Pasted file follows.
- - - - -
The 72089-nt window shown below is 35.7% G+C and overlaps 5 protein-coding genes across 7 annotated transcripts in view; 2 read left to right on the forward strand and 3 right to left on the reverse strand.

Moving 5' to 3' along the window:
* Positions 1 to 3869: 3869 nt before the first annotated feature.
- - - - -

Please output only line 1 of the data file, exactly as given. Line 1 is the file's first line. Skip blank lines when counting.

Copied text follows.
The 72089-nt window shown below is 35.7% G+C and overlaps 5 protein-coding genes across 7 annotated transcripts in view; 2 read left to right on the forward strand and 3 right to left on the reverse strand.